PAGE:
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Let’s look at a different example, this time a still life/product photo. This shiny can was lit with one 60-inch octabank. On the left the light is about 48-inches (120cm) away from the can. On the right the light was moved in to 12-inches (30cm) away. There are a few things to observe here. On the left there is a strong highlight that you can see in the red cap and behind the text on the label. While you can read the label text, it is a bit washed out by the highlight. On the right, with the light in closer, the highlight looks much nicer on the red cap and the text on the label is much easier to read. You might also note that on the right the overall look of the text and the can is lower in contrast and color saturation. That is one of the downsides of using a large soft light in close. A set of soft grids on the octa might have helped bring back the contrast, but at the cost of seeing the grids in the highlights. Below is another series of photographs of this can. This time lit with a 2x3 softbox. On the left the light is 48-inches from the can and we see the bright highlight making the text hard to read. In the middle the softbox is set 12 inches from the can and the text is more readable. Over on the right I added a soft grid to the softbox. I think I see a bit more contrast and saturation, but you can see the cells of the grid in the highlight, especially in the red cap and at the shoulder of the can (see my post about grids for more info).

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And now for the controversial question about what shape catchlights are preferred. My preference is for rectangular catchlights. That is the shape you get inside from a window, a doorway, or a skylight. It is also what you get from a wide open sky outdoors. So many people talk about, and advertisements for lighting modifiers mention, “natural” round catchlights. I have to assume they are referring to the shape of the sun. But when we photograph people out in the sun we don’t usually get a round catchlight as they are either squinting, or turning away from the sun. Sure, in many animal photos we see small round dot catchlights, but rarely with people. And they remind me of department store family portraits from the 1960s. It comes down to personal taste. It is a rare client who comments on or requests a specific shape to the catchlights in their eyes. Dare I bring up the topic of pupil size? Maybe next time.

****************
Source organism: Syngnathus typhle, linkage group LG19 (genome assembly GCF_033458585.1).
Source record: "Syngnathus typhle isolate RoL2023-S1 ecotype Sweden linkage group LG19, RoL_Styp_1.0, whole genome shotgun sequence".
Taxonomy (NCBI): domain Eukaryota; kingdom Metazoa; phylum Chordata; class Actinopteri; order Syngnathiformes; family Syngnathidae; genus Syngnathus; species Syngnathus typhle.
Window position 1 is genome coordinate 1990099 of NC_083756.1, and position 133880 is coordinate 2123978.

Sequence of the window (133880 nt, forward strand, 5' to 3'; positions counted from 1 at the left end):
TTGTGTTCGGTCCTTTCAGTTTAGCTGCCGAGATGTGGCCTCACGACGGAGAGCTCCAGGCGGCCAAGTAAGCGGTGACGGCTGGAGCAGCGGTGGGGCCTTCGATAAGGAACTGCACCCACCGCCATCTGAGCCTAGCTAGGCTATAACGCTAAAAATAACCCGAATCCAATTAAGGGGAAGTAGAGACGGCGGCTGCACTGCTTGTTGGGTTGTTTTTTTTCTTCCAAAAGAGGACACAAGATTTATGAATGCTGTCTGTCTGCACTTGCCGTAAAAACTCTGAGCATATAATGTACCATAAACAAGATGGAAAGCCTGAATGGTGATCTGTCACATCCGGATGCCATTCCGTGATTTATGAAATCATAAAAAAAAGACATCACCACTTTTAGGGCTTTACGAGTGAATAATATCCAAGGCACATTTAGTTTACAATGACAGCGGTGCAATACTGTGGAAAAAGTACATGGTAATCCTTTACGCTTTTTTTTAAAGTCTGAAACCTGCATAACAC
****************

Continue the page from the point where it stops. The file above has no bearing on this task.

round catch lights

Until then, if you have any questions about this or any other lighting questions please comment below or join my studio lighting group on Facebook.

Thanks!
John

Light as a Feather

Feathering the light is using the shadow edge of your light to control your shadows.

Most beginning photographers seem to start out in the studio with their light pointed directly at their subject. And this works in many situations. You can keep doing that and all will be well. But if you want to take things up a notch and gain more control over the light on your scene you will need to learn how to position the light to control its coverage. And that’s what we are here for today. Control the stamp of light on your subject be feathering the light.

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The first thing to learn about feathering your light is that it does NOT make your light softer. We know that the larger the light source as seen by the subject the softer the light. What happens when you feather the light? Take a look at the images on the right where we are looking over the model’s shoulder at the light. On the top the light is pointing directly at the subject. On the bottom the light has been pivoted towards the camera to point more across the face of the subject. In doing so the light has become narrower, which is smaller. If you think back to the post about shadows you will see this is more like a strip light where the shadow edge quality will be the same up and down (the long dimension of the softbox is still the same size), but the shadows from right to left across the face (the nose shadow) will be harder because the width of the light is narrower.

The light across the face is slightly harder, but it is more even. The coverage is wider. But it isn’t any softer.

We can also feather the light away from the camera, towards the background. This will make the light across the face narrower and harder with deeper shadows. It is more akin to a split light when you do this. Let’s look at examples.

Feathering the light using a hard light source (an 11-inch deep zoom reflector)